This image did not change until the second half of the 1990s. German cinema as well as other forms of media then approached the bygone GDR with a more gentle view, showing first signs of transfiguration. This view presumably coincided with the increasingly harsh reality that East Germans in the reunited country now had to face. This harshness was reflected throughout the cinema. Whereas the comedy "Go, Trabi, Go" (Peter Timm, 1990) and its sequel "Das war der wilde Osten" ("The Trip", 1992) by Wolfgang Büld and Reinhard Klooss still display the undisturbed fun of ex-GDR citizens who are finally allowed to travel the world, other films began to deal with existential fears soon to be found throughout the German East, like unemployment ("Herzsprung", "Heart Leap" by Helke Misselwitz, 1992; "Bis zum Horizont und weiter", "To the Horizon and Beyond" by Peter Kahane, 1998; "Wege in die Nacht", "Paths in the Night" by Andreas Kleinert, 1999), social degradation ("Verlorene Landschaft", "Lost Landscape" by Andreas Kleinert, 1992; "Burning Life" by Peter Welz, 1994; "Nachtgestalten", "Night Shapes" by Andreas Dresen, 1999; "Berlin is in Germany" by Hannes Stöhr, 2001) or an existence in increasing deprivation ("Engelchen", "Little Angel" by Helke Misselwitz, 1996; "Lichter", "Distant Lights" by Hans-Christian Schmid, 2003; "Farland" by Michael Klier, 2004). Alongside this concentration on the tragic side of the new German present, there suddenly emerged cheerfully awakened memories of the GDR, a phenomenon that is especially well conveyed through Leander Haußmann's film "Sonnenallee" ("Sun Alley", 1999), in which the leading actor, like Heinz Rühmann in "Die Feuerzangenbowle" (1944), thinks back to youthful pranks and makes considerable fun of silly teachers, police officers and other "leading comrades". Yet, the overwhelming success of "Sun Alley" (which was successful in both Eastern and Western Germany!) turned out to be a disadvantage for Sebastian Peterson's "Helden wie wir" ("Heroes Like Us", 1999), a film that was less nostalgic and tended more to the grotesque and the absurd, but failed to attract a wider audience. Here, a naive opportunist and Stasi subordinate succeeds in presenting himself as the inventor of the fall of the Berlin Wall. Swimming along with the tide of GDR nostalgia was "Kleinruppin Forever" by Carsten Fiebeler (2004), a film that despite having its "historical advisor" identified in the credits, is an embarrassing amalgam of mistakes and stereotypes.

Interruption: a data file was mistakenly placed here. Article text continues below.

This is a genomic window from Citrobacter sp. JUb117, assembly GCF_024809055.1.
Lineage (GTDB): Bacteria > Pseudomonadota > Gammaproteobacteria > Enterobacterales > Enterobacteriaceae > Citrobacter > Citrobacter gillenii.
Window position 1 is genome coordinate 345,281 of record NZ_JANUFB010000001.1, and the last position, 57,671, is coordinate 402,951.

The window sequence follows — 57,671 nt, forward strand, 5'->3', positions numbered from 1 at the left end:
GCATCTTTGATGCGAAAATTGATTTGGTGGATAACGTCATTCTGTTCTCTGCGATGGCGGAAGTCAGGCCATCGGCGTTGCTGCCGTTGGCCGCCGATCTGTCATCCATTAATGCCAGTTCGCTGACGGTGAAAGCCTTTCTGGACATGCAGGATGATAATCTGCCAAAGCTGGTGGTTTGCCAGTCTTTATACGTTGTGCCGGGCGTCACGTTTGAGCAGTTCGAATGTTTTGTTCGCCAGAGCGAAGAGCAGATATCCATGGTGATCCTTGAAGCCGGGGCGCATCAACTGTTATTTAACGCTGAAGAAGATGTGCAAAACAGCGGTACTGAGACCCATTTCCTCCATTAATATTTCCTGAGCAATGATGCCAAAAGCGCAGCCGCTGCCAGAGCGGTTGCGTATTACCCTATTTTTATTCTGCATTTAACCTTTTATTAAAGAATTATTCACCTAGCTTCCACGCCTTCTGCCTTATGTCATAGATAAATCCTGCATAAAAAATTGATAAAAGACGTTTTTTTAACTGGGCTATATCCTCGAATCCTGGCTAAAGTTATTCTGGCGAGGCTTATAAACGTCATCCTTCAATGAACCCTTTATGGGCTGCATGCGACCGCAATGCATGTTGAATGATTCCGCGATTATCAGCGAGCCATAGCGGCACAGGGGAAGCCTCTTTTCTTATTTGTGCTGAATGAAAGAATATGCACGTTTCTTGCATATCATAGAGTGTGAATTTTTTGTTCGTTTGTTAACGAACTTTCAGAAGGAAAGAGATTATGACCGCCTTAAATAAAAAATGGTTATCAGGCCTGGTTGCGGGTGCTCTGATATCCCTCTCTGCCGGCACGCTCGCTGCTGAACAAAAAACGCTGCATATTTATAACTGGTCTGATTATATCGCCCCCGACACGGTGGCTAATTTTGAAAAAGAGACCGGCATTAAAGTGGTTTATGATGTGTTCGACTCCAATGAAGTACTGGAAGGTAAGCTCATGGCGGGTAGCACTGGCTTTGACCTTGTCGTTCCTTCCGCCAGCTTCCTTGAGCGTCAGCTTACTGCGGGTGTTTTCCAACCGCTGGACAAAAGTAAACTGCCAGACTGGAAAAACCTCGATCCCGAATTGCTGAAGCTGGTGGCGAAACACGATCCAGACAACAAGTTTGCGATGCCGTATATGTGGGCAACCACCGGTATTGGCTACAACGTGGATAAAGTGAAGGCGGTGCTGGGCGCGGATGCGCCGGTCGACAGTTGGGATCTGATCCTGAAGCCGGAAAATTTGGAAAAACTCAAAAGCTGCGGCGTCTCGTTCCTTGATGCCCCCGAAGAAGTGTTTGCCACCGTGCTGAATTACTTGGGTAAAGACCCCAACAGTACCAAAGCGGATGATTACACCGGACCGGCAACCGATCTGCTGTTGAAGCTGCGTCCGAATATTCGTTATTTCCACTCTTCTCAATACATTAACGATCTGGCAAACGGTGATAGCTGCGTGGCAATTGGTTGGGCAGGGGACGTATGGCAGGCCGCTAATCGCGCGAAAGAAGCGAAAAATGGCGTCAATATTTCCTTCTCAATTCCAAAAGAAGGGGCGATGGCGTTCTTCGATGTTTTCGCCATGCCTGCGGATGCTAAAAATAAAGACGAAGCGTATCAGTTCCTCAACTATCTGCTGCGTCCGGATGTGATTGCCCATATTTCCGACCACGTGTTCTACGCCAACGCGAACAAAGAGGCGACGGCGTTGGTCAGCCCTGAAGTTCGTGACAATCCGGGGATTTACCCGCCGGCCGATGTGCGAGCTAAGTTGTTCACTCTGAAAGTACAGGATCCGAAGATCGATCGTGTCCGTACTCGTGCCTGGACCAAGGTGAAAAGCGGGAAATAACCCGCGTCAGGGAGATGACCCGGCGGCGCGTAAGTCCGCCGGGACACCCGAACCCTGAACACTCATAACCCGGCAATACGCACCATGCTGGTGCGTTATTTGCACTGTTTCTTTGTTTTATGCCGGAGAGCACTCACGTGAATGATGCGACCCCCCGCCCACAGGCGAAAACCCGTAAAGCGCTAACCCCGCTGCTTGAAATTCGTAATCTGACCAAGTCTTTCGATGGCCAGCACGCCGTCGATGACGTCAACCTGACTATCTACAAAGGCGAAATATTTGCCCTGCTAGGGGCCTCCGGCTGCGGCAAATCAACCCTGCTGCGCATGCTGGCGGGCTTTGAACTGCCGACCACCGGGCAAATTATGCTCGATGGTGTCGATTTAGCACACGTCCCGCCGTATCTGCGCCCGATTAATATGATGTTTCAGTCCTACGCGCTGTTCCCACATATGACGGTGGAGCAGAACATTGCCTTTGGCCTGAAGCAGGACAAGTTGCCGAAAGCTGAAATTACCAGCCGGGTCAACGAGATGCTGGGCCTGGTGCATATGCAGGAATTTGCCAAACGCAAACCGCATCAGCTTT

Reflection on the relationship of East Germans and West Germans?
In 2003, Wolfgang Becker's tragicomical film "Good bye, Lenin!" was highly rewarded as a film about the GDR and the "Wende". The basic but brilliant idea of this "X-Filme" production is that a loyal GDR citizen, who falls into a coma before the "Wende", reawakens thereafter, with her son and some of his friends now trying to make her believe that the GDR still exists. Then the film shows how reality pierces through this facade and how the characters cope with the new situation. Great material! Unfortunately, it was unnecessarily damaged, when it is revealed that the heroine herself seriously thought about fleeing the GDR, after her husband had fled. With this volte-face Becker reduces his character, degrading her tragic dimensions. Thus, finally, "Good bye, Lenin!" fell short of becoming the great "Wendefilm", which it could have been. New films on the history of the GDR and its effects until the present day are being made in early 2005. Leander Haußmann and the author of "Sun Alley", Thomas Brussig, are shooting the military grotesque "NVA". Florian Henckel von Donnersmarck is shooting "Das Leben der Anderen", a film about the Stasi infiltrated cultural scene of East Berlin in the 1980s. Based on a screenplay written by Michael Klier, Dominik Graf's "Der Rote Kakadu" deals with the subject of young jazz fans who were persecuted and subjugated under the Ulbricht-Regime. But one perspective on the GDR and the consequences of unification that is still missing, is the one of former DEFA directors. Egon Günther, Rainer Simon, Roland Gräf, Lothar Warneke, Evelyn Schmidt, Jörg Foth and Herwig Kipping have all been unable to realize feature films for quite a while. Is German cinema to be accused of silencing these voices, and thereby missing an opportunity to reflect on the relationship of East Germans and West Germans?